“I just wanted to spend a few minutes with you sharing how you’ve impacted my life. I just want to spend a few minutes with you telling you why you made such a difference for me. I want to share with you the values and maybe you never told me but I just see them in you, there’s something… Your strength and positivity or, your hope or your belief in me. You might not know it but it carried me through days that I didn’t think I could make it through. What you have told me I’m going to carry forth. What you help me do I’m going to help more people do.”

It’s in that perpetuation of goodness that we hold the line of the best that is in humanity, and I encourage you to do that.

It can be as simple as writing a letter to someone and professing to them, this is why I love you, care for you and admire you.

It can be as simple as shooting a video and sending it to them saying, “Hey, I just wanted you to know the impact that you’re making and I’m going to carry it forward.”

The number one way to honor someone is to carry their voice and values forward everyday through your behavior and explicitly through stories and advice and guidance of other people.

I think that’s the ultimate way to honor people, more than the fanfare of a fancy gift or if you have a great employee and giving them a raise, but to really celebrate somebody’s words and their noble character and what they have to share with other people, that is a magical way to make a difference, to perpetuate the goodness in humanity and to celebrate and honor someone who’s made a difference in your life.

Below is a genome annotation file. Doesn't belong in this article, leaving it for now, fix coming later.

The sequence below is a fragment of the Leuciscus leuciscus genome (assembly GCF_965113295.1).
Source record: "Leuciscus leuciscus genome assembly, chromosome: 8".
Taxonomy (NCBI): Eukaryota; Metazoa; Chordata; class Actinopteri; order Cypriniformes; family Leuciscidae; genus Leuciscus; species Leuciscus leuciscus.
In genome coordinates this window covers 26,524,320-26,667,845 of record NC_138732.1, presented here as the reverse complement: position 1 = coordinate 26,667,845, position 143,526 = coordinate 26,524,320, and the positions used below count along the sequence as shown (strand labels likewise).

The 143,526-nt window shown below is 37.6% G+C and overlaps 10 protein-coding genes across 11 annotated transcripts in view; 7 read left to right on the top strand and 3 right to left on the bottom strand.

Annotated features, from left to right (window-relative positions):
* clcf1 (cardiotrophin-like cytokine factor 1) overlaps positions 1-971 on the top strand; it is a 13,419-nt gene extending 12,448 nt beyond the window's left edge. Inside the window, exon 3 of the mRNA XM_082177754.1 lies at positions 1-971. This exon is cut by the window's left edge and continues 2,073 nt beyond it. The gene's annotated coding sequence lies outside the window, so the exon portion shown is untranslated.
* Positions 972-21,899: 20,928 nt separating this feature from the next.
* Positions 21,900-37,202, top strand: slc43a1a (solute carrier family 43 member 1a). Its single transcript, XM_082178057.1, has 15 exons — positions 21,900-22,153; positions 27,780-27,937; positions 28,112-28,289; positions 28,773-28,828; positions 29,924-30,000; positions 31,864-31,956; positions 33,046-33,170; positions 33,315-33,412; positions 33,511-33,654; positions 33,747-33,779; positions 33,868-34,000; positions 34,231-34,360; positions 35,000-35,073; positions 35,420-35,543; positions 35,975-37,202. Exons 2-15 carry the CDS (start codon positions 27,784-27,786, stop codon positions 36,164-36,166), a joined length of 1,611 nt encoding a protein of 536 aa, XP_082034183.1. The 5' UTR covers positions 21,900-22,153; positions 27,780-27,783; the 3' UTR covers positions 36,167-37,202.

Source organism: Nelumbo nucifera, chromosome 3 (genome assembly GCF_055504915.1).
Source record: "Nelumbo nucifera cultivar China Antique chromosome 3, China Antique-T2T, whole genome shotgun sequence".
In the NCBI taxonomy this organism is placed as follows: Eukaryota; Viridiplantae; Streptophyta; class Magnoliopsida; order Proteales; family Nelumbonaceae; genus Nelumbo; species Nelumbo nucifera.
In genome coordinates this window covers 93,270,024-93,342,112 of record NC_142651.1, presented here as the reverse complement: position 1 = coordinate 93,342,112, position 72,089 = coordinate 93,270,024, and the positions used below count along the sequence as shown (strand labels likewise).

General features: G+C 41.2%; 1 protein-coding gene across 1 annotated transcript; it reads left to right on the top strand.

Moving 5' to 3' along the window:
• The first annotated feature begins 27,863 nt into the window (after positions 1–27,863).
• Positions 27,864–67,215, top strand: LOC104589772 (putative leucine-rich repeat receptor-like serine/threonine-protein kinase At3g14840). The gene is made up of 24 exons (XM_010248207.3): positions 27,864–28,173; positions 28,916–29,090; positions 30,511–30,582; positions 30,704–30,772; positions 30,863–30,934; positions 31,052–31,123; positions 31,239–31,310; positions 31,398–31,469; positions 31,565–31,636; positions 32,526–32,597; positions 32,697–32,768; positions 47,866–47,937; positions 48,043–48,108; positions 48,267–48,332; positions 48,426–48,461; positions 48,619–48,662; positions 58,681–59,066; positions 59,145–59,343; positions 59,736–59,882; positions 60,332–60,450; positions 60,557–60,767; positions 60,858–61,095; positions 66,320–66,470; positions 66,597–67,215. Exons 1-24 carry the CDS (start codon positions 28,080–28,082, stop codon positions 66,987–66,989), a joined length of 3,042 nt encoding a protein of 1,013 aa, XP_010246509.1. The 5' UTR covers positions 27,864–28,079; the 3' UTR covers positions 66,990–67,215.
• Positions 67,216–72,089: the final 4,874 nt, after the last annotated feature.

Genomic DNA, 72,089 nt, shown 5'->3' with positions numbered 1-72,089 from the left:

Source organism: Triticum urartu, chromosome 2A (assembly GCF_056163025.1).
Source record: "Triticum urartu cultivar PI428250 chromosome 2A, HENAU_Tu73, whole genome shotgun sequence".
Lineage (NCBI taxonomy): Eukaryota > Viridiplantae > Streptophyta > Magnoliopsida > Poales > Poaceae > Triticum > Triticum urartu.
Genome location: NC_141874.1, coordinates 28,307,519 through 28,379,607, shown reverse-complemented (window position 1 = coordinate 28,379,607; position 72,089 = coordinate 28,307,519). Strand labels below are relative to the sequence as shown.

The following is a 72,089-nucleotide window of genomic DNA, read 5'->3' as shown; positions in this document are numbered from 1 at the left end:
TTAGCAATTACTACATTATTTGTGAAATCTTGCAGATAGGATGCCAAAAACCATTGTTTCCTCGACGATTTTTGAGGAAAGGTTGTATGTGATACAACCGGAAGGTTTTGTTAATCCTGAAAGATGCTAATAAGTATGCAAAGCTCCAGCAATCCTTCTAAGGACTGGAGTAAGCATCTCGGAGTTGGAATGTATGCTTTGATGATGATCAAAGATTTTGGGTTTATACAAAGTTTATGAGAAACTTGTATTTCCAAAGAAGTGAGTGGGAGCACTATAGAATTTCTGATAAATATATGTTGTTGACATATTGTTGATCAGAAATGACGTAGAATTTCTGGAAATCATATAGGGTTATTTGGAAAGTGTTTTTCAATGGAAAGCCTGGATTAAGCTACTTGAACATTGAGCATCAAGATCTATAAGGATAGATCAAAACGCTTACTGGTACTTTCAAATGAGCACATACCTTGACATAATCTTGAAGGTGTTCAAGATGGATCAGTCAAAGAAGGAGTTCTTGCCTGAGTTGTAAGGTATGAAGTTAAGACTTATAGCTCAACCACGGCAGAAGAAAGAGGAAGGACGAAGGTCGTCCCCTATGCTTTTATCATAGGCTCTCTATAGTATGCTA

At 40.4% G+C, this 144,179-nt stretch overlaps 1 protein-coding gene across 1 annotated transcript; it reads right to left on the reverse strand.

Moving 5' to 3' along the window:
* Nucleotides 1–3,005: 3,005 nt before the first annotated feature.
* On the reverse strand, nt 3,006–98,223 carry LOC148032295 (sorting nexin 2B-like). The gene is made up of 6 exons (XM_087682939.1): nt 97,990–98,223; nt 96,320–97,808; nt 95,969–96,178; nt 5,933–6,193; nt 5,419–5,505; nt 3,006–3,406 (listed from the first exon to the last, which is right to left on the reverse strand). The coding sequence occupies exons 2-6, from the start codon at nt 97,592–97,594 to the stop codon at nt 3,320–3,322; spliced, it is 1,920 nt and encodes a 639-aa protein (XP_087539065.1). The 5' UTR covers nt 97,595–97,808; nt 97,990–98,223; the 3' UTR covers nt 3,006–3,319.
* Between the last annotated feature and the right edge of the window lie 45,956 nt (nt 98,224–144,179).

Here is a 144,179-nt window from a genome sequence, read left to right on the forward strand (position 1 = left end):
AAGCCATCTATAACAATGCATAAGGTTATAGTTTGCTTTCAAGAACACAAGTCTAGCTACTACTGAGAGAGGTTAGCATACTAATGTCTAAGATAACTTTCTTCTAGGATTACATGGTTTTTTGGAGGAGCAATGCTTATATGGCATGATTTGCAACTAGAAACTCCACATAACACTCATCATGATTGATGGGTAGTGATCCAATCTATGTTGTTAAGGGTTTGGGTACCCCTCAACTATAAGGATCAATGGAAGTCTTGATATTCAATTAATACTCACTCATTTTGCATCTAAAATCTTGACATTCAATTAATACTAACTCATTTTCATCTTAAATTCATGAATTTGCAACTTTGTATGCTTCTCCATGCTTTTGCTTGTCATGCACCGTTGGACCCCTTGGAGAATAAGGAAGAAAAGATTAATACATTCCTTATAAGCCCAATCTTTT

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Like this episode? Please share it with others. Let’s inspire others to live a fully charged life. The interview guide referenced in this video can be downloaded free here.

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Feeling stressed, tense, worried?

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You know, we’ve all been there in one way or another: we’ve been tense and focused on money, maybe stressed, maybe short with our spouse, maybe short with our kids….and in that moment when we’re stressing about money, we’re missing the world around us.

You know what I mean when I say “That awful feeling in the pit of your stomach because you feel like you have to worry about running out of money at the end of the month.”